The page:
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Rudy Wurlitzer: Two-Lane Blacktop And Beyond
09.03.2009
03:30 pm
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In reference to Rudy Wurlitzer‘s ‘69 debut, Nog, none other than Thomas Pynchon said: “The novel of bullshit is dead.””  A not bad start for Wurlitzer, the sole member of the piano-making clan who never saw a dime (or not many) from his family name.

Tracing the often-psychedelic wanderlust of its title character who was either insane or drug-addicted (or both), Nog brought Wurlitzer a certain degree of fame as a novelist, but he’s perhaps best known, and celebrated, for his screenwriting.  His collaboration with Sam Peckinpah yielded the Bob Dylan-scored Pat Garrett and Billy the Kid.  Two years before that, though, he and Monte Hellman pulled off one of my all-time cinematic favorites, Two-Lane Blacktop.

Starring James Taylor and Dennis Wilson (both looking shockingly boyish) as eternally drifting drivers, Two-Lane featured sparse dialogue and even sparser performances.  Visually, though, it’s pure poetry, and, to me, a still-vital piece of American existentialism—especially in its final moment.  The trailer for Two-Lane follows below.

And just up at Chuck Palahniuk‘s website, an excellent, yet typically elusive, interview with Wurlitzer where he discusses everything from Dylan to Pynchon.  Regarding his new-ish novel, The Drop Edge of Yonder, Wurlitzer also addresses, politely, “l’affaire de Jim Jarmusch.”  Apparently, the director “pillaged” from Wurlitzer the raw material he’d later shape into Dead Man.  You can read the interview here.

 
See also in Arthur Magazine: ON THE DRIFT: Rudy Wurlitzer and the Road to Nowhere

Posted by Bradley Novicoff
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09.03.2009
03:30 pm
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Testing The Spontaneous Human Combustion Beam
09.03.2009
01:50 pm
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More news from the “death from above” front: Boeing just announced the successful testing of their Advanced Tactical Laser (ATL).  Not familiar with the ATL?  Well, according to Wired‘s David Hambling here’s what it can do:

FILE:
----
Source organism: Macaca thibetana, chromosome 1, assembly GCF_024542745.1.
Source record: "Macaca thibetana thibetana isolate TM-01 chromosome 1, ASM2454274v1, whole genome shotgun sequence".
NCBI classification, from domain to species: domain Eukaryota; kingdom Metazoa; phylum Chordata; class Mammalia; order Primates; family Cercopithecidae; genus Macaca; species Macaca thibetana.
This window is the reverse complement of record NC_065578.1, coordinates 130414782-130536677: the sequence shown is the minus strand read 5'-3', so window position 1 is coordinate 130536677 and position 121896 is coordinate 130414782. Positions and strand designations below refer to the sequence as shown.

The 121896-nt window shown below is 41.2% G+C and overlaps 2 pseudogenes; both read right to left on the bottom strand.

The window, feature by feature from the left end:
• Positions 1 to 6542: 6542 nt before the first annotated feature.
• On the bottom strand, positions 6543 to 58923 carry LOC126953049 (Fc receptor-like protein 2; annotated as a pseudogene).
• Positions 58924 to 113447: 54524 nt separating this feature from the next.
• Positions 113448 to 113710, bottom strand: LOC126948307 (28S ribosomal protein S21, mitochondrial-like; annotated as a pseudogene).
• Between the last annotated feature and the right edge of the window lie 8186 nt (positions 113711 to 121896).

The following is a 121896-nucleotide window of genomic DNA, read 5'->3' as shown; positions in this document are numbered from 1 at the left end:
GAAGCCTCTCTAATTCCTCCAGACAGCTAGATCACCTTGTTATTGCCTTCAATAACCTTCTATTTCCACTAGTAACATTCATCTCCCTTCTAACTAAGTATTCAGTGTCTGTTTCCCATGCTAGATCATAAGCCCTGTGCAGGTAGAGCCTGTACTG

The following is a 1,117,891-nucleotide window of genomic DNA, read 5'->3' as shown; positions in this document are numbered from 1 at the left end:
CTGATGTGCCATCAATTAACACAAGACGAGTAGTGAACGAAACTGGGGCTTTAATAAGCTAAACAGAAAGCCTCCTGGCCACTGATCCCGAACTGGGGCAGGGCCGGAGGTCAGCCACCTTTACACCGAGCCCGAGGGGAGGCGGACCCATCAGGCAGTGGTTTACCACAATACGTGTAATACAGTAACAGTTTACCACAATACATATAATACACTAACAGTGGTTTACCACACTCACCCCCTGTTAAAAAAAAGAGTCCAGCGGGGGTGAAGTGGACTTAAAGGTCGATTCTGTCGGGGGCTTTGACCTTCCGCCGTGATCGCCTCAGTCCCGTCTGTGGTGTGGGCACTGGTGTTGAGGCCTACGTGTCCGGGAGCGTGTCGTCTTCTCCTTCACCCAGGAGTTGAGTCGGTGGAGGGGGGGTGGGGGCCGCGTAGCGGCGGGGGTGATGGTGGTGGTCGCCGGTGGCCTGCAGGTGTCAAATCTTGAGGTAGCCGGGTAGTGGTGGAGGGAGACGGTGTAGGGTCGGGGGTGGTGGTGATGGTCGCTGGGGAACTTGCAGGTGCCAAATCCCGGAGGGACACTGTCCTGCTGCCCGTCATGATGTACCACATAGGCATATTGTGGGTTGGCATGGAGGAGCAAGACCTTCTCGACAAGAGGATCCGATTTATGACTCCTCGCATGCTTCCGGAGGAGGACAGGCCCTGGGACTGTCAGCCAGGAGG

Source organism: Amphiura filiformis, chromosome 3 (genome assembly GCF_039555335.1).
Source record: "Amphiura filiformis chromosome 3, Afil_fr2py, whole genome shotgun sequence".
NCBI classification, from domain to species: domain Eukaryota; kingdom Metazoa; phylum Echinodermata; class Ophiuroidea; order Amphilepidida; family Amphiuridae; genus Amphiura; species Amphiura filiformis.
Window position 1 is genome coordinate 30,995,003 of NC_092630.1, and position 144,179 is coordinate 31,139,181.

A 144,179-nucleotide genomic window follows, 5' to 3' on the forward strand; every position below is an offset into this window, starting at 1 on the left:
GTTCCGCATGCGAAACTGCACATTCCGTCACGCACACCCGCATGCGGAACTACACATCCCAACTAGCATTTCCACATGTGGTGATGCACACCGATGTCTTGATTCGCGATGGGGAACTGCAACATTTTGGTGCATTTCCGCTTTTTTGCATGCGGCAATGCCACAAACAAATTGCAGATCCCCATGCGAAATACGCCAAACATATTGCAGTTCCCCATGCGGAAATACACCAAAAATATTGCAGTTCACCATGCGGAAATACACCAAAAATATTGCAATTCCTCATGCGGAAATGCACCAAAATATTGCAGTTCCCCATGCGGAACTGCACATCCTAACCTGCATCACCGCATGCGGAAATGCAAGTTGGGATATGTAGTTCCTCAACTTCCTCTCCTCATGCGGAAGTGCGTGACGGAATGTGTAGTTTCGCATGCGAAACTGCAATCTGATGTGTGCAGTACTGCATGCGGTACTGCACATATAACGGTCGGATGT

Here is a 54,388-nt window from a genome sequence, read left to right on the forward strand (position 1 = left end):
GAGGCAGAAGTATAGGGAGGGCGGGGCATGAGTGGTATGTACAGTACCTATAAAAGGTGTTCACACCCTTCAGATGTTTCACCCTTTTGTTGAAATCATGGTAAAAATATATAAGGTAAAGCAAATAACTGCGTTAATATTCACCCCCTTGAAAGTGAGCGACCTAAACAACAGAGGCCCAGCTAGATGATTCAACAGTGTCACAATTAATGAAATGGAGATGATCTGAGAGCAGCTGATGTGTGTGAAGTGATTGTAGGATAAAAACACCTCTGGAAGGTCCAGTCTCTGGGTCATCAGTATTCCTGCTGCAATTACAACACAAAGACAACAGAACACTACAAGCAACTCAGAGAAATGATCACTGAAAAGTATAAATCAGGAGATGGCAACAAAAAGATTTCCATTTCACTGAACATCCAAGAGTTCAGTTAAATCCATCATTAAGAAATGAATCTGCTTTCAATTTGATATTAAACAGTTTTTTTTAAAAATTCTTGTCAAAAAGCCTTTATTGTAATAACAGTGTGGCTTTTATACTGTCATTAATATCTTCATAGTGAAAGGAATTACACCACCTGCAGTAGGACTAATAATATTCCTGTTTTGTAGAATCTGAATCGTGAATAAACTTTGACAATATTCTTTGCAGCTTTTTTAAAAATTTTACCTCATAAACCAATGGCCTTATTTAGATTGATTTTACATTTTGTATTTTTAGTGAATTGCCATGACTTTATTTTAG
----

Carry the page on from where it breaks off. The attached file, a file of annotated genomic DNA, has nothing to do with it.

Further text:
The Advanced Tactical Laser, weighing twelve thousand pounds and mounted in a Hercules transport plane, is intended to give Special Forces Command ‘ultra-precision strike capability’ against a wide range of ground targets.  Its power is somewhere in the hundred-kilowatt range.  According to the developers, the accuracy of this weapon is little short of supernatural.  They claim that the pinpoint precision can make it lethal or non-lethal at will.  For example, they say it can either destroy a vehicle completely, or just damage the tires to immobilize it.

But that’s not even close to what’s got the military so hot and bothered about this baby’s capabilities.  Hambling asserts that Boeing’s ATL “will allow Special Forces to strike with maximum precision, from long distances—without being blamed for the attacks.  ‘Plausible deniability’ is how the presentation put it.”

Or, in simpler terms, the ATL can carry out covert assassinations with zero accountability.  Cause of death, forensically speaking?  Struck by lightning.

From The Register: Secret U.S. Spontaneous Human Combustion Beam Tested

In Wired: Laser Gunship Fires; “Deniable” Strikes Ahead?

Posted by Bradley Novicoff
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09.03.2009
01:50 pm
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Podiatrist Photographs World’s Most Endangered Flowers
09.03.2009
03:06 am
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Alisa Opar from Audubon Magazine says,